The National Restaurant Association’s new survey finds that the economy is disrupting service across the industry
WASHINGTON, August 18, 2022 /PRNewswire/ — Running a restaurant is now a daily turn of Jenga®, with operators carefully pulling back from the foundations of their operating plans to support new supports in a changing economy.
The costs of the commodities restaurants need most have continued to accelerate, and according to a new survey released today by the National Restaurant Association, 46% of operators say business conditions are worse now than they were three months ago.
The revelation follows an earlier survey in which 43% of operators said they think conditions will worsen in the next six months, which was the highest level of pessimism since 2008.
“Running a restaurant is a balancing act that requires adaptation and innovation, two areas where restaurants excel,” said Michelle Korsmo, President and CEO of the National Restaurant Association. “And while operators are more pessimistic about the economy, they are working hard to continue to provide quality and value to customers. Serving great food, providing exceptional service and creating an unforgettable experience remains the foundation of any restaurant.”
Findings from the new survey highlight how current economic conditions are disrupting the industry.
Rising costs are limiting restaurant operations
Approximately 95% of a restaurant’s sales dollars go to food, labor and operating costs – all of which are increasing every month. While bulk food prices have risen 16.3% in the past 12 months, menu prices have risen just 7.6% over the same period and only 16% of operators report adding fees or surcharges to customer checks. The result: Profits are suffering. 85% of operators say their restaurant is less profitable than it was in 2019.
- In the new survey, 88% of operators said their total food and beverage costs are higher than in 2019, and overall, many other costs have increased.
- 65% of operators say their total housing costs are higher than in 2019
- 80% of operators say their total service costs are higher than in 2019
- 94% of operators say their other operating costs (supplies, G&A, etc.) are higher than in 2019
“Consumers are seeing prices rise faster at grocery stores than at restaurants and see added value in spending their grocery dollars at restaurants. However, moderate menu price increases are not offsetting rising input costs and it’s forcing operators to cut hours, change their menus, postpone expansions and reduce third-party deliveries,” Korsmo said.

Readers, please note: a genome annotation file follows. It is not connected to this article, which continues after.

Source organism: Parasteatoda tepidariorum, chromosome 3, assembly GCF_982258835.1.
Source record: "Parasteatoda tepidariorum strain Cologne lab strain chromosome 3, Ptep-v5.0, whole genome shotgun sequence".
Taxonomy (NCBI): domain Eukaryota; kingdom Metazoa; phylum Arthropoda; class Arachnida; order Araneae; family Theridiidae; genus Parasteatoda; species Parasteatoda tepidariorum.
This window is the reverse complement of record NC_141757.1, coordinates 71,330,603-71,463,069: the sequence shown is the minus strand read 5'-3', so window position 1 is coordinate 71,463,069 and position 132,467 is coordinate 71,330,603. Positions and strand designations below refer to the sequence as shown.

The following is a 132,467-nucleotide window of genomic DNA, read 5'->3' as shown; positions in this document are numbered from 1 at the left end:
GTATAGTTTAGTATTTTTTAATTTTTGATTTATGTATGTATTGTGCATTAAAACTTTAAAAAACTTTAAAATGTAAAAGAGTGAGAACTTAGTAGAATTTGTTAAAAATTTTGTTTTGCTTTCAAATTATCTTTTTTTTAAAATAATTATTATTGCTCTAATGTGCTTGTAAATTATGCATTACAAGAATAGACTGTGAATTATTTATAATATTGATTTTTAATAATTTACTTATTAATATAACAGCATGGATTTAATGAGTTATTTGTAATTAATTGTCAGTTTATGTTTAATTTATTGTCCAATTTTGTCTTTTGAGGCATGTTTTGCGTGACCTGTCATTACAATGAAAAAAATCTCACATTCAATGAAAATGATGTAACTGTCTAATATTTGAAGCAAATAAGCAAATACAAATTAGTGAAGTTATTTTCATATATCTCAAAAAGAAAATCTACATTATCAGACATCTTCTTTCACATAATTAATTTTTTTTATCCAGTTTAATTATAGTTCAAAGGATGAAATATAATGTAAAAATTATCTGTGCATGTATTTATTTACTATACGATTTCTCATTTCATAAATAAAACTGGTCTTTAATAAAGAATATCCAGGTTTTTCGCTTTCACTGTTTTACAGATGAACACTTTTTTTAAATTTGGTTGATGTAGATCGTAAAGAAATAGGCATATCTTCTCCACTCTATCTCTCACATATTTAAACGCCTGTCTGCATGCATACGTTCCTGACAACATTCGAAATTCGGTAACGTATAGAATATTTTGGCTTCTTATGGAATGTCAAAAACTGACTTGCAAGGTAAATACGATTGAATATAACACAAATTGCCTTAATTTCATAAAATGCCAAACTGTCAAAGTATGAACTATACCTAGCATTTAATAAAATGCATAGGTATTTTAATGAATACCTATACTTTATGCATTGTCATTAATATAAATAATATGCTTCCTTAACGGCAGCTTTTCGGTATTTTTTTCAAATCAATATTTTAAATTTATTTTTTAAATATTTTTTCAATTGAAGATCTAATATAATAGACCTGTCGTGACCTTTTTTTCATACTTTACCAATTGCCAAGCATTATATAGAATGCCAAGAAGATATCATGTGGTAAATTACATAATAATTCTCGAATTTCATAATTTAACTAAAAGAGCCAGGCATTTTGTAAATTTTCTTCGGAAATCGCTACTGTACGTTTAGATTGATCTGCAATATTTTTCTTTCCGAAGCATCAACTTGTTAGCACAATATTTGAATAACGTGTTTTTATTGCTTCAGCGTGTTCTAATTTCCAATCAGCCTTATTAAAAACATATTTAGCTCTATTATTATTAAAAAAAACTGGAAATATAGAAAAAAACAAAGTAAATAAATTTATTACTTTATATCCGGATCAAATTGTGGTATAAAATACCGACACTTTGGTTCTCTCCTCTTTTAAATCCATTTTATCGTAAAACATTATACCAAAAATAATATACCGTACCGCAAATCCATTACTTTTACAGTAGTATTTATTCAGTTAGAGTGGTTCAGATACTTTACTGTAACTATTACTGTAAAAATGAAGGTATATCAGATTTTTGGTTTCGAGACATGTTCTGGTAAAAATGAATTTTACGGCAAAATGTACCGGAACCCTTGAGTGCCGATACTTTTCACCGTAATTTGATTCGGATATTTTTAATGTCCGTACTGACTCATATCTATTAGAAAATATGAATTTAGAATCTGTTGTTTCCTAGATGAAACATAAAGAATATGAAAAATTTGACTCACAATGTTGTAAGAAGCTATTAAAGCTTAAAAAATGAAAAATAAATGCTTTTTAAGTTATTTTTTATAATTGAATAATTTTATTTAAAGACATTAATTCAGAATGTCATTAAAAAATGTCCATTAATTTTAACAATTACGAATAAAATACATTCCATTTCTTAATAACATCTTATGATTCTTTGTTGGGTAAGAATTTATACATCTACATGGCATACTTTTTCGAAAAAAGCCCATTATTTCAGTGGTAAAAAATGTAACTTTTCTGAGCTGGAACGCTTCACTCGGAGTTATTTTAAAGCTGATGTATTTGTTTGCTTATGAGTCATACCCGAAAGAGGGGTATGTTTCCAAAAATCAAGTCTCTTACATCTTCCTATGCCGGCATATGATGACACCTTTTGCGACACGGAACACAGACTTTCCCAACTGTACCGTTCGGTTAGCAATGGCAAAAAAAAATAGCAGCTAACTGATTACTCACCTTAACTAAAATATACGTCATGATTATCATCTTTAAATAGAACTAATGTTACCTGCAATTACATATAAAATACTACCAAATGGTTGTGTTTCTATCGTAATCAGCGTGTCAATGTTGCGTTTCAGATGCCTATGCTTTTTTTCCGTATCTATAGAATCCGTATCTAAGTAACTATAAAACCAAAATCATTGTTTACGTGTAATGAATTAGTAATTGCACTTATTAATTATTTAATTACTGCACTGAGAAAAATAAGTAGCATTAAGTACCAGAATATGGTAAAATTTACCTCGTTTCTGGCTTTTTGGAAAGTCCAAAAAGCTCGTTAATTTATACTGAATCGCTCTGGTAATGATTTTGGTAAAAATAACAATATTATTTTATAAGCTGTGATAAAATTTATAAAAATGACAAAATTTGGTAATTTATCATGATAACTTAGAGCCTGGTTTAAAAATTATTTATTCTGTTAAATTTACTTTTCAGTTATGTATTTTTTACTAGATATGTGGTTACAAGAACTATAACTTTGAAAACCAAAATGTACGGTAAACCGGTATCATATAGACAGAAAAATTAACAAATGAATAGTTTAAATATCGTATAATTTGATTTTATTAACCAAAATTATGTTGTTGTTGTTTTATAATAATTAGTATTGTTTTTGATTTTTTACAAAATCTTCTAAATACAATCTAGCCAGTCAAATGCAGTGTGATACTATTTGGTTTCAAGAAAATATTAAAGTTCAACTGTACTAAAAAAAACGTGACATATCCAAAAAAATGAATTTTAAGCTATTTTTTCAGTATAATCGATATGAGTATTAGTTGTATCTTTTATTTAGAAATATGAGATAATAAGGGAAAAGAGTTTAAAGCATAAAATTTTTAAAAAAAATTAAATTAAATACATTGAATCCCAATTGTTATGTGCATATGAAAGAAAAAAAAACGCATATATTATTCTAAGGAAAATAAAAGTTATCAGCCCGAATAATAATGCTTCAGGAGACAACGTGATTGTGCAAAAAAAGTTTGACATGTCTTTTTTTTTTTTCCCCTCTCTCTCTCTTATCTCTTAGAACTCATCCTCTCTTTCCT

Pandemic debt has arrived and operators cannot pay
During the first two years of the pandemic, 65% of restaurants took out new credit debt to adapt their business models and continue operating. According to the new survey, the loans were a mix of government forgivable loans, government disaster loans and private sector loans.
- Payroll Protection Program (PPP) loans were the most common – received by 59% of operators.
- 48% of operators received an economic disaster loan (EIDL) issued by the US Small Business Administration or lending partner.
- 31% received a loan for the private sector from a bank, credit card or other entities.
“For many operators who have taken EIDL loans, the grace period will soon end and it will be an overwhelming challenge for a majority of them to start repayment now,” said Korsmo. “According to our last survey, of the operators who have not started repaying the loan, only 23% say they will be able to make the principal and interest payments. Another 46% expect to be able to pay the principal, but not the estimated 30 months. interest”.
Restaurants are slowly adding jobs to return to pre-pandemic employment levels
A large majority of restaurants are still actively looking to fill positions – even as they face the headwinds of a slowing economy. Despite the addition of 74,000 jobs in July, in the new survey, 65% of operators report that they do not have enough employees to support customer demand, and 84% of operators say they are likely to hire additional employees over the next six months. next.
- 19% of full-service operators say their restaurant is currently more than 20% below required staffing levels.
- 21% of limited service operators say their restaurant is more than 20% below required staffing levels.
- 81% of operators say their restaurant currently has vacancies that are difficult to fill.
“Dinners choose restaurants for the hospitality and experiences they receive at our tables, and we hire talented people to create that atmosphere. While many industries have begun to slow their hiring, ours continues to rebuild our workforce. The restaurant industry has good-paying jobs. available at every experience level to people from every background. And these jobs provide the skills needed to be successful in any career and in life,” Korsmo said.
The National Restaurant Association Research Group conducted its new operator survey of 4,200 restaurant operators July 14 – August 5, 2022. Find a report of key findings here.
About the National Restaurant Association
Founded in 1919, the National Restaurant Association is the premier trade association for the restaurant industry, which includes nearly 1 million restaurant and food service locations and a workforce of 14.5 million employees. Along with 52 state associations, we are a network of professional organizations dedicated to serving every restaurant through advocacy, education and food safety. We sponsor the industry’s largest trade show (National Restaurant Association Show); leading food safety training and certification program (ServSafe); unique high school career-building program (NRAEF’s ProStart). For more information, visit Restaurant.org and find @WeRRestaurants at I tweetFacebook and YouTube.
SOURCE National Restaurant Association